Despite agriculture being the backbone of Malawi, limited market opportunities exist for smallholder farmers. In 2014, only 4 percent of cropland (104,000 ha) was irrigated, and only about 3.3 percent of smallholders have access to irrigation. According to the Integrated Household Surveys (IHS) 2016, around 50 percent of farmers in the Southern region have less than 1 hectare of land.
SAMS activities focus in eight districts in the Southern region where most SHF are located. SAMS prioritizes Traditional Authorities (TAs) with higher potential for surplus production for both Home-Grown School Feeding (HGSF) programmes and private markets. Where the potential for surplus is still low, SAMS work with farmers to reduce post-harvest losses. SAMS also works in refugee hosting settings, supporting income-generating opportunities for both refugee and host communities.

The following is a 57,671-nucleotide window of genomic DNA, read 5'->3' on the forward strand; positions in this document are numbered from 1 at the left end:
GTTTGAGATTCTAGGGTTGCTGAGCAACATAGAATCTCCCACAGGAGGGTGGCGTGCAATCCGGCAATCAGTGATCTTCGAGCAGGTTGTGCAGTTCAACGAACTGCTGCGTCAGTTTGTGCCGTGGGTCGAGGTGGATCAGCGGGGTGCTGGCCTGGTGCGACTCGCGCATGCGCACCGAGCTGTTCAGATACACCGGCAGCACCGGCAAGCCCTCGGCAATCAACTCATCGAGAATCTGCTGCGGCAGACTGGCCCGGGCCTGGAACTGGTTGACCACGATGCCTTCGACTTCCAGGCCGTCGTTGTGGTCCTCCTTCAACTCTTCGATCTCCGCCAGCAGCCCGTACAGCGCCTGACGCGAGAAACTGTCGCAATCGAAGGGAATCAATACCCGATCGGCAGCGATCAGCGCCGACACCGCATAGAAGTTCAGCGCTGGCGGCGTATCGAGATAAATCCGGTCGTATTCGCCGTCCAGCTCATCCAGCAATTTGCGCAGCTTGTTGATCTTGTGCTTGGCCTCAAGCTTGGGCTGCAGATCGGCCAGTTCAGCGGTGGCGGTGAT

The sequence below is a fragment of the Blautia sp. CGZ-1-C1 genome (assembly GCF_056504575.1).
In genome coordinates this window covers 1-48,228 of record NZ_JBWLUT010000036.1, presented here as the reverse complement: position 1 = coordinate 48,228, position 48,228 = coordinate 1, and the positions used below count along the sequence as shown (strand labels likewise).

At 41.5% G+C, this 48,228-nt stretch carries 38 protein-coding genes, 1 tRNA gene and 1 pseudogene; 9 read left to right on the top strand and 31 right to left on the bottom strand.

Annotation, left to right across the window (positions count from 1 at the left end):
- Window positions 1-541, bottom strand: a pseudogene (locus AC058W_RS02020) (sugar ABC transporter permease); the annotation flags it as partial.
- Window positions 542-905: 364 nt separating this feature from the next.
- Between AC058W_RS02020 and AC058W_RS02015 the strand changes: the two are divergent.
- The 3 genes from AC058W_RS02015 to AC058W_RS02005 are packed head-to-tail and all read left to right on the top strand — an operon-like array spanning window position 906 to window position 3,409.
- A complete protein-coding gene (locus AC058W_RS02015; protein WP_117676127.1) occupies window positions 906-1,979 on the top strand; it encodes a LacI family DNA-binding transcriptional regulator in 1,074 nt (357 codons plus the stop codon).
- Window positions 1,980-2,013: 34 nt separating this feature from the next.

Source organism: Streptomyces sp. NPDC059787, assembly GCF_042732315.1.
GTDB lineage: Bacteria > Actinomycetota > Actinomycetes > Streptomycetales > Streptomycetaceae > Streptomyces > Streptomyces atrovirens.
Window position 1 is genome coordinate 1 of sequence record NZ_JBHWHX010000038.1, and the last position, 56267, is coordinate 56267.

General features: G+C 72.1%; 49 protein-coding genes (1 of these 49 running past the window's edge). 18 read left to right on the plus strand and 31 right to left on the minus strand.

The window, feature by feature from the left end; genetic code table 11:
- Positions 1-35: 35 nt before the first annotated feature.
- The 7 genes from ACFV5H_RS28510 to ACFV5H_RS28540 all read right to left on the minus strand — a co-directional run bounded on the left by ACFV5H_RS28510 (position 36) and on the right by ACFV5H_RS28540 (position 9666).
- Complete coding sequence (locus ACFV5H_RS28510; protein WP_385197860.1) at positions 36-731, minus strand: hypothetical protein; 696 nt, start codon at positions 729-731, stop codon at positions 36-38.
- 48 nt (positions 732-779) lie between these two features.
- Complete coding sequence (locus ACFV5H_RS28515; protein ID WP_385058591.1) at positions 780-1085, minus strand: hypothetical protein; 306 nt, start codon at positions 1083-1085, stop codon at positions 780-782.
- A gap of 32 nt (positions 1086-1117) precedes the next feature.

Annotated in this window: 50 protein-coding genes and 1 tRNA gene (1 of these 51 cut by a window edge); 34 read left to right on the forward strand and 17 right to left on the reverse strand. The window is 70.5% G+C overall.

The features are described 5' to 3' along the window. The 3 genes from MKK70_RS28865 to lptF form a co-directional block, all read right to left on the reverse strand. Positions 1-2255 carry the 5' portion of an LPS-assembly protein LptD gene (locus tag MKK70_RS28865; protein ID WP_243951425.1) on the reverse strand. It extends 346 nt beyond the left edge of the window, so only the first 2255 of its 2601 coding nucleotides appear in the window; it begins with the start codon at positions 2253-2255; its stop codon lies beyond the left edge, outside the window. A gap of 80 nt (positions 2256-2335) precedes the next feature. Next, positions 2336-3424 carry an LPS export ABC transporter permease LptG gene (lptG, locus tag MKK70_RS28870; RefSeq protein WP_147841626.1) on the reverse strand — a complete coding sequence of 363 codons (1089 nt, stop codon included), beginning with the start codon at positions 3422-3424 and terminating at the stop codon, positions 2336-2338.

- 34,000 farmers trained in post-harvest handling and farming as a business
- 18,000 hermetic bags distributed to farmers for improved storage
- 33,258 members (49 percent women) in 30 FOs support-ed with different BDS and WRS systems
- 16 percent fewer farmers selling commodities immediately after harvest and selling later for higher prices
- 4,400 metric tonnes worth US$1 million sold by targeted smallholder farmers through WFP-supported farmer aggregation systems in 2019.